Having a metallic taste in your mouth isn’t always a cause for alarm. Respiratory problems such as a sinus infection or a cold can alter your sense of taste.
In this context, the odd taste usually clears up as soon as your illness resolves. However, a metal-like taste can be caused by a variety of conditions
Continue reading to learn a few causes of a metallic taste.
How does taste work?
Everyone’s sense of taste is controlled by two things; our olfactory sensory neurons and taste buds. The olfactory sensory neurons are what gives us our sense of smell. The nerve endings in our taste buds and olfactory sensory neurons send information to our brains, which identifies the taste.
Bad Oral Health
One of the most common reasons for a metal taste is having bad oral hygiene. If you don’t brush, floss and rinse, it can cause teeth and gum issues such as periodontitis. Infections like these are able to alter our sense of taste, which can result in a metal-like taste. To counteract this, you’ll need to get a prescription from your dentist. Once the infection has cleared up, so will the taste.
As helpful as a medication is, they may come with a side effect. And in this case, it’s a metal-like taste. There are a lot of medications that can cause this, so here’s a brief list of the most common:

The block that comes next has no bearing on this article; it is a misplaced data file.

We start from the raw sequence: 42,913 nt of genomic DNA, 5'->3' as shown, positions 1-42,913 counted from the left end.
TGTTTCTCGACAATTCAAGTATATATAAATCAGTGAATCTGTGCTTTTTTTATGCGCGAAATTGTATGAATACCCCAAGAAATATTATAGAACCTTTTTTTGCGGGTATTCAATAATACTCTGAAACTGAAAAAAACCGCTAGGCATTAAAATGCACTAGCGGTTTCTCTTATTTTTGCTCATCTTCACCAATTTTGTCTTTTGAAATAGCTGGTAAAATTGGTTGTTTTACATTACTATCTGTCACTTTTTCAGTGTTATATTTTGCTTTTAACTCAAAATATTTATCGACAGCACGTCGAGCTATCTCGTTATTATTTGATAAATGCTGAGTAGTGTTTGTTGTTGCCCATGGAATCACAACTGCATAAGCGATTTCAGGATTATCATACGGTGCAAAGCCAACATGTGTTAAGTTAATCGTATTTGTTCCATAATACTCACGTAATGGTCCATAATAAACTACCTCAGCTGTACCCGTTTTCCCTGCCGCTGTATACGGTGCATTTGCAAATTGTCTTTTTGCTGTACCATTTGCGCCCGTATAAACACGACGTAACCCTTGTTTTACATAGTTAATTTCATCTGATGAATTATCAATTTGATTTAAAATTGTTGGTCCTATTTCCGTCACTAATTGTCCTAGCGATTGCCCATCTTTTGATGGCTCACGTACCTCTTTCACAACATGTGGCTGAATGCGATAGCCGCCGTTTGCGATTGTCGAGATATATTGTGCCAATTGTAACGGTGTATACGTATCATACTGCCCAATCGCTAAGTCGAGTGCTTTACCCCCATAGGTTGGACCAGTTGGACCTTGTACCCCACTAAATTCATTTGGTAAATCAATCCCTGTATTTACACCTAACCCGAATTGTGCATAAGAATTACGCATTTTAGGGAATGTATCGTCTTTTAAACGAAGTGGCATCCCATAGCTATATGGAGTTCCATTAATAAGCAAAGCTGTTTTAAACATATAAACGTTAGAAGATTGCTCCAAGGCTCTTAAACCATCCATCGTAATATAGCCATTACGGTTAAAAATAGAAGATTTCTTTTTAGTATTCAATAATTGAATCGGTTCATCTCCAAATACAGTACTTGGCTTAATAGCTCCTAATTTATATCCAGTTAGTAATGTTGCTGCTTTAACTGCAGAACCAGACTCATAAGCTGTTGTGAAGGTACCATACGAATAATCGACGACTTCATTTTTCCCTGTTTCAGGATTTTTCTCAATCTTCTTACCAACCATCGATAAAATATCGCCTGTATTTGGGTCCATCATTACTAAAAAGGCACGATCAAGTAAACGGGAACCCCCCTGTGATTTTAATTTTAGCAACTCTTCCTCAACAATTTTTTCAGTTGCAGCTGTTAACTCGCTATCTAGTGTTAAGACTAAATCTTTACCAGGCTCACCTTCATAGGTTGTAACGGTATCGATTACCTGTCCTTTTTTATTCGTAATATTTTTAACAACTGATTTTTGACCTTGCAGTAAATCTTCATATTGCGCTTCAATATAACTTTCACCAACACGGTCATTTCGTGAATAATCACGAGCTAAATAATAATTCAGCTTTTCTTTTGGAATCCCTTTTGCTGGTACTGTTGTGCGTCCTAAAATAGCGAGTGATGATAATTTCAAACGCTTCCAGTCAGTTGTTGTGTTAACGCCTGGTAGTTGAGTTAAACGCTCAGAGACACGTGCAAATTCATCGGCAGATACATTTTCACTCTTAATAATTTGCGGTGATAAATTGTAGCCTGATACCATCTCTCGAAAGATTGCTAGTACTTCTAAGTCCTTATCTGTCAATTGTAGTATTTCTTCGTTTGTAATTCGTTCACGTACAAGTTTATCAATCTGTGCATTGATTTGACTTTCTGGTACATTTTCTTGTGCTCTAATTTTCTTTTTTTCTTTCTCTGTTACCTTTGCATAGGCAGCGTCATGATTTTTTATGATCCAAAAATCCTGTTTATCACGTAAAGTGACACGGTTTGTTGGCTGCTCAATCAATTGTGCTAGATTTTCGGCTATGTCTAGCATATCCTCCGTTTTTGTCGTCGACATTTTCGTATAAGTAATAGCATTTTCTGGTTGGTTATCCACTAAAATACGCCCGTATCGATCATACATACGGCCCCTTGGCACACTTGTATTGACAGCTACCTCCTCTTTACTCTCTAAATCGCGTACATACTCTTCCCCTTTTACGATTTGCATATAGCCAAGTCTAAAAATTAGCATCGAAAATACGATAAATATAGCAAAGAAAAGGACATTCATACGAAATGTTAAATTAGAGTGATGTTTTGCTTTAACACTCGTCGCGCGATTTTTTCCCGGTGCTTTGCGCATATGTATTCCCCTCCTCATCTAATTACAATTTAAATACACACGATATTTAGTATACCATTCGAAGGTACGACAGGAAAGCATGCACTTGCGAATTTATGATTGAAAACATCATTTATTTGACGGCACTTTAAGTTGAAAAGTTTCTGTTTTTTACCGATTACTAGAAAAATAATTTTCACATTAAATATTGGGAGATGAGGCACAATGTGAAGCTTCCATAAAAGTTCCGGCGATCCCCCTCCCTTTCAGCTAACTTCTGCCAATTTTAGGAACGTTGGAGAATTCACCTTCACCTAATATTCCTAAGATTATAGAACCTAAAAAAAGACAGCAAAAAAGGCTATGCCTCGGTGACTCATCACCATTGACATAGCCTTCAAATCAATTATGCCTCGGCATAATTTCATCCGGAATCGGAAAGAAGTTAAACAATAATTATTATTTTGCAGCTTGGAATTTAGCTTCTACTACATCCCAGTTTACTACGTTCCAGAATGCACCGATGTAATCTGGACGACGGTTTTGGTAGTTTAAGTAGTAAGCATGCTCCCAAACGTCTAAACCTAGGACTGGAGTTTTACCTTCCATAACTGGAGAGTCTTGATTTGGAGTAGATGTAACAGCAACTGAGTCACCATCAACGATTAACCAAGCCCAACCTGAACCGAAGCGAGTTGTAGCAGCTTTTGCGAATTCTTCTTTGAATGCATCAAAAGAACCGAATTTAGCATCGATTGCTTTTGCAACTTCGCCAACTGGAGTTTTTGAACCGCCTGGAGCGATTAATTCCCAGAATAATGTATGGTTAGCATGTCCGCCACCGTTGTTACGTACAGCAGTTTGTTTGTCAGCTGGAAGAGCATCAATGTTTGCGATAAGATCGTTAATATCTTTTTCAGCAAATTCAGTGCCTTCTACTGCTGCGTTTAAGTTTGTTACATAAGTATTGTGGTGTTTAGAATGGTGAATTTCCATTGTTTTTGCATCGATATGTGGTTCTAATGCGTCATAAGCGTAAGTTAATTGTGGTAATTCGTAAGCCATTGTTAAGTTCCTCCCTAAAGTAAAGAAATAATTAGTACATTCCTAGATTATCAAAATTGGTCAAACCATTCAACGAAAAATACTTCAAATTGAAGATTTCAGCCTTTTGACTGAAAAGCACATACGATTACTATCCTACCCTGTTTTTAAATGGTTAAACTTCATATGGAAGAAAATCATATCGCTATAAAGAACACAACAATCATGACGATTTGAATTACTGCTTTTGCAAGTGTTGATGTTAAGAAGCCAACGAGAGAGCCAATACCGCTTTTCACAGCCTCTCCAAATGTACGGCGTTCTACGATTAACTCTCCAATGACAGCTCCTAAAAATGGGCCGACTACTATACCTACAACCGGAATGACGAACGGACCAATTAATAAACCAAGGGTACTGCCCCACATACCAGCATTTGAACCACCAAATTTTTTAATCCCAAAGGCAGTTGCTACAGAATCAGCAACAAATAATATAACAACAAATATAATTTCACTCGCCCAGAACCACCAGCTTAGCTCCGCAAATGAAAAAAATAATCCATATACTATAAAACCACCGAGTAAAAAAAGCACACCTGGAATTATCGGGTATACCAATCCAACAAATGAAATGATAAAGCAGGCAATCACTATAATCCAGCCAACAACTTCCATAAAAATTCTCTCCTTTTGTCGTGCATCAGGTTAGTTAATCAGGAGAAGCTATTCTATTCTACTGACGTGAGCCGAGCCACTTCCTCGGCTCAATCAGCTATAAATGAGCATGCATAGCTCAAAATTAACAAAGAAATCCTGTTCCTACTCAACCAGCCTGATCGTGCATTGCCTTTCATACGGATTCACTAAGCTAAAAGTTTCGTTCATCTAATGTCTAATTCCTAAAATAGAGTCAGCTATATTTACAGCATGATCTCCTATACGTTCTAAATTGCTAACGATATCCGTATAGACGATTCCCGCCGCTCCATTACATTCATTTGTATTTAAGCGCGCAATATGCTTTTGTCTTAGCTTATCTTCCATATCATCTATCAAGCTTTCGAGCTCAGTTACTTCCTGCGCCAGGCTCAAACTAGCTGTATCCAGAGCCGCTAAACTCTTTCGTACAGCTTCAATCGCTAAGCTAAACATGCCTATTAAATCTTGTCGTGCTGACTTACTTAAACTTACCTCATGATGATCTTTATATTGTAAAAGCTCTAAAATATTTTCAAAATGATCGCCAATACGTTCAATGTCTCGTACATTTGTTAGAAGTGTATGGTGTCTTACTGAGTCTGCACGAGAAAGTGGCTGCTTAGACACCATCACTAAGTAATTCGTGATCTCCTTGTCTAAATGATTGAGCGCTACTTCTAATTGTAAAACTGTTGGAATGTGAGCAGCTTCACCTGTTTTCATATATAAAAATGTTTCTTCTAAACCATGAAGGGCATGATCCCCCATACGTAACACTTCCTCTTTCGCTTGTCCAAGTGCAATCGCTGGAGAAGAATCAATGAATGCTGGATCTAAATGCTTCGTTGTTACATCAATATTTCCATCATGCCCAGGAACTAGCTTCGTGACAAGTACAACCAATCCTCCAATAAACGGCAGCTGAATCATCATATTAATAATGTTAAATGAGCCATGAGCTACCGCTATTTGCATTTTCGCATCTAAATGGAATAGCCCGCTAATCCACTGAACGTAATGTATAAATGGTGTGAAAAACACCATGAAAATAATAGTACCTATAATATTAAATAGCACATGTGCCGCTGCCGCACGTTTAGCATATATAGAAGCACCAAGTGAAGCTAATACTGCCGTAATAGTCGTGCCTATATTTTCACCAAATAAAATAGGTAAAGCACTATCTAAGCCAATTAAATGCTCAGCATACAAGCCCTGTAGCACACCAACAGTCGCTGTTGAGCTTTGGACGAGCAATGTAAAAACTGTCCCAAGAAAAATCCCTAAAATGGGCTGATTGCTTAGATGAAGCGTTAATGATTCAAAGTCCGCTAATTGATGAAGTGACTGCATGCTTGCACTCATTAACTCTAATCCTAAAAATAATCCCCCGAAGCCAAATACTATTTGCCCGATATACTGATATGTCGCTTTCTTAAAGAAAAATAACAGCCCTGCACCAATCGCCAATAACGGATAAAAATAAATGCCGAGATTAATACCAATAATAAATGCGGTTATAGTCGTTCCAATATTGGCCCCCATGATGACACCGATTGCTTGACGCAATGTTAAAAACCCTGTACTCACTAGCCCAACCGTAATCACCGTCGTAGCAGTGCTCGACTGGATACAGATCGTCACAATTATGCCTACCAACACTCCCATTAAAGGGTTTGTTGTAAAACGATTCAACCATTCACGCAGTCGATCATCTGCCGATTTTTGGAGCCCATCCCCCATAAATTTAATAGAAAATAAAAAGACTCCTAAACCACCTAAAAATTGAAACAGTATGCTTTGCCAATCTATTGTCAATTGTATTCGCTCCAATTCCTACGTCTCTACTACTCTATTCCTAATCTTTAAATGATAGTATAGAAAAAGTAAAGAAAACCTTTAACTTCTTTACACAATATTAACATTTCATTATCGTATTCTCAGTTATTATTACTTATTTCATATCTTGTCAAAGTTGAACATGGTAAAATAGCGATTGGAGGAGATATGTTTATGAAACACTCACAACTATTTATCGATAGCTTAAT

– Lithium, which is used to treat bipolar disorder
– Allopurinol, which is used for gout
– Tetracycline, which is commonly used for bacterial infections
– Cardiac medications such as nitroglycerin patches
Other medications, such as antidepressants, can cause this side effect as well. These medications can affect your sense of taste as they close up your taste buds.
Some types of multi-vitamins can cause a metal taste if they contain heavy metals like zinc, chromium or copper. Prenatal vitamins can also produce a similar effect along with calcium or iron supplements. The taste will go away once your body has processes and absorbs the vitamins. However, on the off chance that it doesn’t, make sure to check the dosage and verify that you aren’t taking more than you should.
Although it’s not very common, some pregnant women have stated that they tasted metal during the early stages of their pregnancy. While the exact cause is unknown, researchers believe that it’s caused by fluctuating hormone levels.
Radiation and Chemotherapy
According to the American Cancer Society. specific types of chemotherapy and radiation treatments can cause patients to have a metal-like taste in their mouths. This condition is also referred to as chemo mouth. Sometimes, taking zinc or vitamin D can aid in the prevention of taste distortion.
Since a metallic taste in your mouth can be frightening, play it safe and see your family physician for further evaluation. While most cases clear up on their own, making sure there’s no underlying medical issue will put your mind at ease.